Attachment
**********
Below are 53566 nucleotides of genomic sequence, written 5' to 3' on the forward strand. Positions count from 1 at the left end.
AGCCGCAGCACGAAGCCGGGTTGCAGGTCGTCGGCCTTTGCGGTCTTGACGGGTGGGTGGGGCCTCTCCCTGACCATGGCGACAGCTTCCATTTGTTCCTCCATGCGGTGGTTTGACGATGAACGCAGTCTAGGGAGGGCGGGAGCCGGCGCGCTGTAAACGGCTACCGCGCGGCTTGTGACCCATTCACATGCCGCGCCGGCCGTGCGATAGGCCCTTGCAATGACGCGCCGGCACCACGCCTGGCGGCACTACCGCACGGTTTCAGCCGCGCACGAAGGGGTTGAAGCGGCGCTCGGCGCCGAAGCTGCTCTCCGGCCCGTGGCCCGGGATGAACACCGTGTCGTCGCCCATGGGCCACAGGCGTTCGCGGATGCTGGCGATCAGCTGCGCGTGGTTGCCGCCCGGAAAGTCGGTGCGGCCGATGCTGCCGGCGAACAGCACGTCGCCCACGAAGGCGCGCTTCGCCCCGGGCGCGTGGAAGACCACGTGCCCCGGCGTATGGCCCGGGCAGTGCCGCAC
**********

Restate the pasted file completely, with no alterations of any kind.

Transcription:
Below are 53566 nucleotides of genomic sequence, written 5' to 3' on the forward strand. Positions count from 1 at the left end.
AGCCGCAGCACGAAGCCGGGTTGCAGGTCGTCGGCCTTTGCGGTCTTGACGGGTGGGTGGGGCCTCTCCCTGACCATGGCGACAGCTTCCATTTGTTCCTCCATGCGGTGGTTTGACGATGAACGCAGTCTAGGGAGGGCGGGAGCCGGCGCGCTGTAAACGGCTACCGCGCGGCTTGTGACCCATTCACATGCCGCGCCGGCCGTGCGATAGGCCCTTGCAATGACGCGCCGGCACCACGCCTGGCGGCACTACCGCACGGTTTCAGCCGCGCACGAAGGGGTTGAAGCGGCGCTCGGCGCCGAAGCTGCTCTCCGGCCCGTGGCCCGGGATGAACACCGTGTCGTCGCCCATGGGCCACAGGCGTTCGCGGATGCTGGCGATCAGCTGCGCGTGGTTGCCGCCCGGAAAGTCGGTGCGGCCGATGCTGCCGGCGAACAGCACGTCGCCCACGAAGGCGCGCTTCGCCCCGGGCGCGTGGAAGACCACGTGCCCCGGCGTATGGCCCGGGCAGTGCCGCAC